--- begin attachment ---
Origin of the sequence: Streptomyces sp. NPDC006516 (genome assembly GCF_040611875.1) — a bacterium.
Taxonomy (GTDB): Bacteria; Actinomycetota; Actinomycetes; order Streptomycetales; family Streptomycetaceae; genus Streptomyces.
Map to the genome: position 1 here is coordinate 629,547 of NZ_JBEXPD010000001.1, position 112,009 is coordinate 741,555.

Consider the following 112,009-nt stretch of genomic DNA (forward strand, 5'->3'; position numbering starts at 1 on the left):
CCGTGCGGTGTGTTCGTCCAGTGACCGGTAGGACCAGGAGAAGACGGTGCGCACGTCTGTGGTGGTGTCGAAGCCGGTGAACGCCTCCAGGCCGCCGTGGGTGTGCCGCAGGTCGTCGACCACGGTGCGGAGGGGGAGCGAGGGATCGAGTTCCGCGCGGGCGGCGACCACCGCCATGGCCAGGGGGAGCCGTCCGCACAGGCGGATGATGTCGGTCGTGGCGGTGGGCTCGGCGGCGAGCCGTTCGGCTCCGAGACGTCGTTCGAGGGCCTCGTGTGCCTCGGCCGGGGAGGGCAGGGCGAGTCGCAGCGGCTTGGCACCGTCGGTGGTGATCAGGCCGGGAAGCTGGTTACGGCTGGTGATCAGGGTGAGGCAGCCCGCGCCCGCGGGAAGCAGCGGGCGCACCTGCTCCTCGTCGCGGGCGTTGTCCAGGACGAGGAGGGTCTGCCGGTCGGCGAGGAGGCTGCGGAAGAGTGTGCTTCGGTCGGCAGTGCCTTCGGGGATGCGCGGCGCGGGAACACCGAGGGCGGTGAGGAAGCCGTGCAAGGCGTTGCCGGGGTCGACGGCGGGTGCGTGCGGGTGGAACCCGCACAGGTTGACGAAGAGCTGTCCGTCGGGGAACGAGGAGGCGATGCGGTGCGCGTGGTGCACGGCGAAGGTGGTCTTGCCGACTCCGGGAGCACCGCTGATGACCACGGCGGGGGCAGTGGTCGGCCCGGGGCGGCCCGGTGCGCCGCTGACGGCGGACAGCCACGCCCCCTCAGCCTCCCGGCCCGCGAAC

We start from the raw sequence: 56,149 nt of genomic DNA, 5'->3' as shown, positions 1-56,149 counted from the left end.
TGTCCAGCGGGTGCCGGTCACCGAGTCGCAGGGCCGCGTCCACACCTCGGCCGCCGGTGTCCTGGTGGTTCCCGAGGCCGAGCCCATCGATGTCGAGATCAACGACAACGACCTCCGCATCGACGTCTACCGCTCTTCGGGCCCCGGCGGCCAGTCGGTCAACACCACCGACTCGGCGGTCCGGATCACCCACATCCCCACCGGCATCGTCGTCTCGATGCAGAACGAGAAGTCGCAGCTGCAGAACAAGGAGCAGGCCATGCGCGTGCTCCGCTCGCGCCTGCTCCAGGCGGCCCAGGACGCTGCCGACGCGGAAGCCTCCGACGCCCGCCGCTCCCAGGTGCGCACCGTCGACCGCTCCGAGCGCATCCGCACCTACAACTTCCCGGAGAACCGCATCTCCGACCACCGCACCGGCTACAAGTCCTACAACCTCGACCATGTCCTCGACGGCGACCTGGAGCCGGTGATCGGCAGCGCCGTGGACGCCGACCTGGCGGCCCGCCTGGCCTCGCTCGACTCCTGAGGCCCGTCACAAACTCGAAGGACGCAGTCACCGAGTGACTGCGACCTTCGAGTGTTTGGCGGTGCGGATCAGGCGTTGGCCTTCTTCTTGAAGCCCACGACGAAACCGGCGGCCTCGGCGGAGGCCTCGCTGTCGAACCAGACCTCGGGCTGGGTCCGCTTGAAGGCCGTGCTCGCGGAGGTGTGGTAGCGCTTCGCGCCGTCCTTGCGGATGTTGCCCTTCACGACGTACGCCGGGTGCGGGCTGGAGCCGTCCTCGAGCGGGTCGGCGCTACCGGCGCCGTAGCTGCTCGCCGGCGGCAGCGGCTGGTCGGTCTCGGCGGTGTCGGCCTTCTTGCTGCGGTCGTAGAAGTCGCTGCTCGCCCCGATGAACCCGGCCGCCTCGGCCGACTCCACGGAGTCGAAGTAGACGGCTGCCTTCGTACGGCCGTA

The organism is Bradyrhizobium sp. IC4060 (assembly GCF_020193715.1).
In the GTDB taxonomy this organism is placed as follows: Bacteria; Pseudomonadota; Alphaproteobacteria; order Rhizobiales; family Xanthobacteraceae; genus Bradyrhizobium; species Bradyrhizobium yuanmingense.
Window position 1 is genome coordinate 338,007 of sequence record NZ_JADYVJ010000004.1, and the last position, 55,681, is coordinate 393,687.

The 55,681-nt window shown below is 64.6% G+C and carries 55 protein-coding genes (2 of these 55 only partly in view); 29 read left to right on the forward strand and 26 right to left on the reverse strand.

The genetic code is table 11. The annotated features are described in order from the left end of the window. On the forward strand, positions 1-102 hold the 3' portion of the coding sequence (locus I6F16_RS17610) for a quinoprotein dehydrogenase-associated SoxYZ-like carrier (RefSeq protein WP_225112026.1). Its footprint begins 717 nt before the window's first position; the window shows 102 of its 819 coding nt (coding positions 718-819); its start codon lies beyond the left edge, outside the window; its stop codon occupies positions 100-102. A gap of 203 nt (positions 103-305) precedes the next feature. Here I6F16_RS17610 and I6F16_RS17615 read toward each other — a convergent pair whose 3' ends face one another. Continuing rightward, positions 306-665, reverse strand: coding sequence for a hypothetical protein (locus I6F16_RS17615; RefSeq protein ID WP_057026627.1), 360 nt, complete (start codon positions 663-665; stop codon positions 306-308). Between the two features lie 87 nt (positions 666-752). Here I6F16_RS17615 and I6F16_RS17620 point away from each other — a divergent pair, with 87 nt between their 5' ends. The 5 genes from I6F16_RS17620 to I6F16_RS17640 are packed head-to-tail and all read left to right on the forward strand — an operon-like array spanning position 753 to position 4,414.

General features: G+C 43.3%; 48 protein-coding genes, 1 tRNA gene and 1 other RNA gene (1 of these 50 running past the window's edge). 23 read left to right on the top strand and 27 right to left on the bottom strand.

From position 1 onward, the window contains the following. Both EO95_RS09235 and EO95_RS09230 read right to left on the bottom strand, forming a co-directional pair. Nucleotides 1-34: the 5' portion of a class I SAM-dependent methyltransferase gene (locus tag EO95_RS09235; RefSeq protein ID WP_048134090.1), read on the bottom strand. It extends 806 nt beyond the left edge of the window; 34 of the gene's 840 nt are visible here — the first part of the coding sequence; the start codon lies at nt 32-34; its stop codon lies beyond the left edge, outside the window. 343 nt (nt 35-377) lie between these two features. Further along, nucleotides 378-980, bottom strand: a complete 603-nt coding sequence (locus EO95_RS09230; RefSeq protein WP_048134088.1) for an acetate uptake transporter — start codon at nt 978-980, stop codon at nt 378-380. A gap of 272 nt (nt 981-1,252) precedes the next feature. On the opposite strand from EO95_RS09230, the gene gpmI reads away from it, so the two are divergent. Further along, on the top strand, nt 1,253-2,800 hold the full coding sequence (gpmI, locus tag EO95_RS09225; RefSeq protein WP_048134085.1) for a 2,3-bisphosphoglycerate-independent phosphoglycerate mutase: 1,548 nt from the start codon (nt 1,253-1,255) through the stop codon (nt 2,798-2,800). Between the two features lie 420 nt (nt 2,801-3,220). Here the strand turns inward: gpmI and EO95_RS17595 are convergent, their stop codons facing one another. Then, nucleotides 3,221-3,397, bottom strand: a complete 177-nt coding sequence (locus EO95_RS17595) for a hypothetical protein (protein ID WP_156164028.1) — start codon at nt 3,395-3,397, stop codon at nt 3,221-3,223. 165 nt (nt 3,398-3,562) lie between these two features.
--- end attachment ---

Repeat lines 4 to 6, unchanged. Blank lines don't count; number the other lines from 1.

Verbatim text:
Consider the following 112,009-nt stretch of genomic DNA (forward strand, 5'->3'; position numbering starts at 1 on the left):
CCGTGCGGTGTGTTCGTCCAGTGACCGGTAGGACCAGGAGAAGACGGTGCGCACGTCTGTGGTGGTGTCGAAGCCGGTGAACGCCTCCAGGCCGCCGTGGGTGTGCCGCAGGTCGTCGACCACGGTGCGGAGGGGGAGCGAGGGATCGAGTTCCGCGCGGGCGGCGACCACCGCCATGGCCAGGGGGAGCCGTCCGCACAGGCGGATGATGTCGGTCGTGGCGGTGGGCTCGGCGGCGAGCCGTTCGGCTCCGAGACGTCGTTCGAGGGCCTCGTGTGCCTCGGCCGGGGAGGGCAGGGCGAGTCGCAGCGGCTTGGCACCGTCGGTGGTGATCAGGCCGGGAAGCTGGTTACGGCTGGTGATCAGGGTGAGGCAGCCCGCGCCCGCGGGAAGCAGCGGGCGCACCTGCTCCTCGTCGCGGGCGTTGTCCAGGACGAGGAGGGTCTGCCGGTCGGCGAGGAGGCTGCGGAAGAGTGTGCTTCGGTCGGCAGTGCCTTCGGGGATGCGCGGCGCGGGAACACCGAGGGCGGTGAGGAAGCCGTGCAAGGCGTTGCCGGGGTCGACGGCGGGTGCGTGCGGGTGGAACCCGCACAGGTTGACGAAGAGCTGTCCGTCGGGGAACGAGGAGGCGATGCGGTGCGCGTGGTGCACGGCGAAGGTGGTCTTGCCGACTCCGGGAGCACCGCTGATGACCACGGCGGGGGCAGTGGTCGGCCCGGGGCGGCCCGGTGCGCCGCTGACGGCGGACAGCCACGCCCCCTCAGCCTCCCGGCCCGCGAAC

We start from the raw sequence: 56,149 nt of genomic DNA, 5'->3' as shown, positions 1-56,149 counted from the left end.